Progress of Applications for an Article V Convention –
By Stuart MacPhail April 2020
There have been no new Article V applications for a convention of states – on any subject – since March 2019.
The Convention of States Project (CoSP) continues to be active with its triple-subject proposal in about a dozen state legislatures. The application proposals have seen little or no progress in the last month, with these exceptions:
Hawaii – On March 6 the CoSP proposal was introduced as HR112 with 12 sponsors.
Oklahoma – SJR41, with 2 sponsors, appears to be an update of SJR4 adopted in 2016. Both applications are unique in that they simultaneously apply for a CoSP convention AND a BBA convention. SJR41 was approved in the Senate on March 4 by a vote of 36 to 11. It has been referred to the House Rules Committee. The 2016 application sunsets in 2023. SJR41 would remove the sunset provision and rename the bill in honor of former Oklahoma US Senator Tom Coburn. The COVID-19-caused legislative temporary shutdown may prevent SJR41 from being acted on this year.
NOTE: Senator Coburn, known for his work to ban funding for legislative “earmarks” and his work with the Convention of States Project, passed away on March 27 (after fighting prostate cancer for years) at age 72. Read an editorial about Coburn in the March 28 edition of the Tulsa World… HERE.
South Carolina – HJR3125 was passed out of the House Judiciary Committee on March 11 on a vote of 14 to 9. The resolution next heads to the House floor where it has 48 sponsors.
Activities of the single-subject Balanced Budget Amendment Task Force (BBA) effort were not listed in last month’s newsletter. While this group’s activities have been severely scaled back the last couple years, there continues to be some progress.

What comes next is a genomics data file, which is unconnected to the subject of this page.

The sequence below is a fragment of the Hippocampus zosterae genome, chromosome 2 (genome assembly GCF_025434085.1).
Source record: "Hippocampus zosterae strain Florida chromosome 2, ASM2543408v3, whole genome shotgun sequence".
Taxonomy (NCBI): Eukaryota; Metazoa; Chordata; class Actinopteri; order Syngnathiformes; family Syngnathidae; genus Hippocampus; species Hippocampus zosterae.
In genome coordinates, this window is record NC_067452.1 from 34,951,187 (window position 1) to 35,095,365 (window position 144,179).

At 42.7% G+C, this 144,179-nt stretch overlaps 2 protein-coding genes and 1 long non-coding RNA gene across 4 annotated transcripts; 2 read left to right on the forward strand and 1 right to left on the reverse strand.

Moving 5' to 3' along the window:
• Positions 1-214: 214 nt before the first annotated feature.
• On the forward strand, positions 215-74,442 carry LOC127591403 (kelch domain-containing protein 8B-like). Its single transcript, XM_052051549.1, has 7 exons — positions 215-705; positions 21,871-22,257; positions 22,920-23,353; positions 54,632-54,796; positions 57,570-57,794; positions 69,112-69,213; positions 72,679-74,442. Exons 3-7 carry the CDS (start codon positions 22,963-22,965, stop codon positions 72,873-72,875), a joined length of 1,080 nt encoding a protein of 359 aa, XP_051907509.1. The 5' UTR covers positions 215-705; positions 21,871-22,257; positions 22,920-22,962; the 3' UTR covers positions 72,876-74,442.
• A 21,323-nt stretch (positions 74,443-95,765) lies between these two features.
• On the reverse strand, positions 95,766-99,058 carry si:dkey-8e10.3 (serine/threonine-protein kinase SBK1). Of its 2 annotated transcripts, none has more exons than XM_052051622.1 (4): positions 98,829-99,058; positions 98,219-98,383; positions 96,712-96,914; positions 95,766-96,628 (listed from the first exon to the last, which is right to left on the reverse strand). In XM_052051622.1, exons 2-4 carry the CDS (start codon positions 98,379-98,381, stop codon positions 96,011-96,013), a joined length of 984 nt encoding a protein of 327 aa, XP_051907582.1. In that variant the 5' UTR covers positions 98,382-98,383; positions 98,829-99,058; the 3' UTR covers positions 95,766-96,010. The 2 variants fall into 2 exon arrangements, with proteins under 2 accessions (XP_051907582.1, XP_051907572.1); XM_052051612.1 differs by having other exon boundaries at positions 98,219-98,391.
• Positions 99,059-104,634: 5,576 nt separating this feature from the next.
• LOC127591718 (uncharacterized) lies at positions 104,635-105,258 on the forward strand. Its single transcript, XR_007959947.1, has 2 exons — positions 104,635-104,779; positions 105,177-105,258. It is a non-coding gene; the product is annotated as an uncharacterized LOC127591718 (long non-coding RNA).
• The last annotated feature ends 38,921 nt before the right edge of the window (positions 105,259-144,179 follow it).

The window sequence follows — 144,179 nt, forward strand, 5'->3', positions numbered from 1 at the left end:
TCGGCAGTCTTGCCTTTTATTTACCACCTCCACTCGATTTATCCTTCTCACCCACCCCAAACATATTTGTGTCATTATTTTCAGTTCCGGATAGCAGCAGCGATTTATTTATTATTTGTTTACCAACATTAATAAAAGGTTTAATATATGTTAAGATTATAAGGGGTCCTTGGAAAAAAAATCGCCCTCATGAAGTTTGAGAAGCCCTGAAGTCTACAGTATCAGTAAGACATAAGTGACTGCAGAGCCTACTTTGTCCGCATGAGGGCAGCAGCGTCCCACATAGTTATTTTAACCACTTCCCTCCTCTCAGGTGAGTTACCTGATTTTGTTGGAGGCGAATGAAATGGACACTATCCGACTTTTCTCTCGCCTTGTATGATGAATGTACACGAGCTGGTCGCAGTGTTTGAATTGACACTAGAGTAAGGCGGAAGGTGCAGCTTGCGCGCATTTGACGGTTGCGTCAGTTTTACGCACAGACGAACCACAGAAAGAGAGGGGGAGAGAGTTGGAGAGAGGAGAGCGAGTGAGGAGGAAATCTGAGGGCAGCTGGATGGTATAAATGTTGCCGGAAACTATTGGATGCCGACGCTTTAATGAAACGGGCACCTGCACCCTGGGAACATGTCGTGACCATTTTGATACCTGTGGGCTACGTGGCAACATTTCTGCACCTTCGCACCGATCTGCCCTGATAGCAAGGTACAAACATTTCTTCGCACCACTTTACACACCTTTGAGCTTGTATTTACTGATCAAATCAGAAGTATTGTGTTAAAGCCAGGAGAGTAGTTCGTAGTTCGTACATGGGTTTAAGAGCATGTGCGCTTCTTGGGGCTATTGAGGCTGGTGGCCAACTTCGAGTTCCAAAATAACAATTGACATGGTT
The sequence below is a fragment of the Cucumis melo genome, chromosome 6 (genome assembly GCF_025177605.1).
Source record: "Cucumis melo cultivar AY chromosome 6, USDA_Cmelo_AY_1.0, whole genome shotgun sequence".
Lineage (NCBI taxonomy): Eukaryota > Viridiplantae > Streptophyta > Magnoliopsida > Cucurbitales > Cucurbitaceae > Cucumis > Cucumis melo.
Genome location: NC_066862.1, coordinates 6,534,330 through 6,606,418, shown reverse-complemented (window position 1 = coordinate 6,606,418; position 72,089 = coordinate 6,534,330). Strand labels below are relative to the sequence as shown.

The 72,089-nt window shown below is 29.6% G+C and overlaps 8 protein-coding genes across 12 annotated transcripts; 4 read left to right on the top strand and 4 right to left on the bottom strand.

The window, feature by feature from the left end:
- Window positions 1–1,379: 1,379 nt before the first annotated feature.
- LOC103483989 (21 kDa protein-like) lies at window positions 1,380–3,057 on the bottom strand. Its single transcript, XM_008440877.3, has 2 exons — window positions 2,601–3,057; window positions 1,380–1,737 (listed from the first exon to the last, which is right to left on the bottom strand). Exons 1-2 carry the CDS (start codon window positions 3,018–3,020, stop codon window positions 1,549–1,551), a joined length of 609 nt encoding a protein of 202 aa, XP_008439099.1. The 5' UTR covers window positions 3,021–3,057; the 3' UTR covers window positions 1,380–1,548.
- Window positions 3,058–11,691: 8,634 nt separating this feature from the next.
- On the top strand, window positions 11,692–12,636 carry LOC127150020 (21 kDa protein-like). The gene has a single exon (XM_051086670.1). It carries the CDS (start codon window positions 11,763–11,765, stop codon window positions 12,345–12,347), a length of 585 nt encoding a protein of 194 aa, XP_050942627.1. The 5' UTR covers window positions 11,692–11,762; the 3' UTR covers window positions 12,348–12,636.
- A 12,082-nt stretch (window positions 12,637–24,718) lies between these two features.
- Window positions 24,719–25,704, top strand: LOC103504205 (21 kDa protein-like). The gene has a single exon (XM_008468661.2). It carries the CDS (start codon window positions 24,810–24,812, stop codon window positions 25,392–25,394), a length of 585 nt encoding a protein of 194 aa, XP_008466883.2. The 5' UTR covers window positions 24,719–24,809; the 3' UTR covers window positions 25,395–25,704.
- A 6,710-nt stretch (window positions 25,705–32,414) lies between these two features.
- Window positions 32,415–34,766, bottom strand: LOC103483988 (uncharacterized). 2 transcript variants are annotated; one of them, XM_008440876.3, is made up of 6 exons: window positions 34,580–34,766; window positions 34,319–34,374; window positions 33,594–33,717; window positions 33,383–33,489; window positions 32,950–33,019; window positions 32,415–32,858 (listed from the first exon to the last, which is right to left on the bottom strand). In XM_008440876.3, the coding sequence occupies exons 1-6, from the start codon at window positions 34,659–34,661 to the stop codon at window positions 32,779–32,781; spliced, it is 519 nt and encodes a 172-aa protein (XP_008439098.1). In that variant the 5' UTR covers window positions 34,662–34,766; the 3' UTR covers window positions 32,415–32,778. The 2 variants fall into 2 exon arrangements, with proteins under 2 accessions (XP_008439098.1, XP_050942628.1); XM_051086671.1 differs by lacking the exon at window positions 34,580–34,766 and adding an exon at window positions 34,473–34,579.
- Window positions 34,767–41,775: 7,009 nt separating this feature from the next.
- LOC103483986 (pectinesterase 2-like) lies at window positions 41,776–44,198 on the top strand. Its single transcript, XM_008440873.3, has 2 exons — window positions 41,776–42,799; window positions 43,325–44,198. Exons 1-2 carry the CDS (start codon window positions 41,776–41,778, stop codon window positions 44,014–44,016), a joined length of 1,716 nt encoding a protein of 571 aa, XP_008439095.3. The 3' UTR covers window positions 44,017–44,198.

In Mississippi, HCR14, a BBA proposal, was introduced on January 30 with 1 sponsor. It is currently in the Rules Committee. In 1979 the Mississippi legislature adopted HCR51, a resolution calling for an Article V convention of states to propose a BBA. Unfortunately that bill included language that some constitutional scholars believe precludes it from aggregating with other similar applications. Totally separate from HCR14, efforts are underway to get the Mississippi legislature to adopt a bill to modify the 1979 application.
In South Carolina, HCR52, a BBA proposal, was introduced on February 19 with 7 sponsors. It is currently in the House Judiciary Committee.
In South Dakota, SJR503 sought to rescind that state’s 2015 BBA-focused Article V application. The bill failed to pass in the Senate on a February 25 vote.
The US Term Limits (USTL) effort to impose term limits on Congress has had two developments since last month’s report in this newsletter:
Arizona – HCR2016 was approved by 2 different House committees in February. On March 4 by voice vote the House Committee of the Whole voted to “Retain on the Calendar”. No action since.
Wisconsin – SJR 106, with 5 sponsors, was introduced on February 28. It is pending in a Senate committee.
The various “Get Money out of Politics” efforts continue to be active. On March 6 Maryland Matters carried a story under the heading Activists, Lawmakers Want Big Money Out of Politics — But Divide on How. Most of these efforts are aimed at overturning or circumventing the 2010 “Citizens United” Supreme Court decision.
The article noted, “For the seventh consecutive year, lawmakers and grass-roots organizations are trying to pass a resolution [SJR2] that would enable Maryland to call on Congress to hold a convention to address the scourge of money in politics. And for the seventh consecutive year, the resolution met opposition from groups that also oppose big money in politics — but are scared of a convention going too far.” Read that article HERE.
Meanwhile Business for American Promise, under the leadership of Elizabeth Doty,
seeks “to empower, inspire and organize Americans to win the 28th Amendment to the Constitution.” That amendment is said to “re-balance our politics and government by putting the rights of individual citizens before the privileges of concentrated money, corporations, unions, political parties, and superPACs.”
Although American Promise supports efforts to get an Article V convention to propose its amendment, it is currently relying on Congress to formally propose the measure (HJRes 2 – which has over 200 sponsors).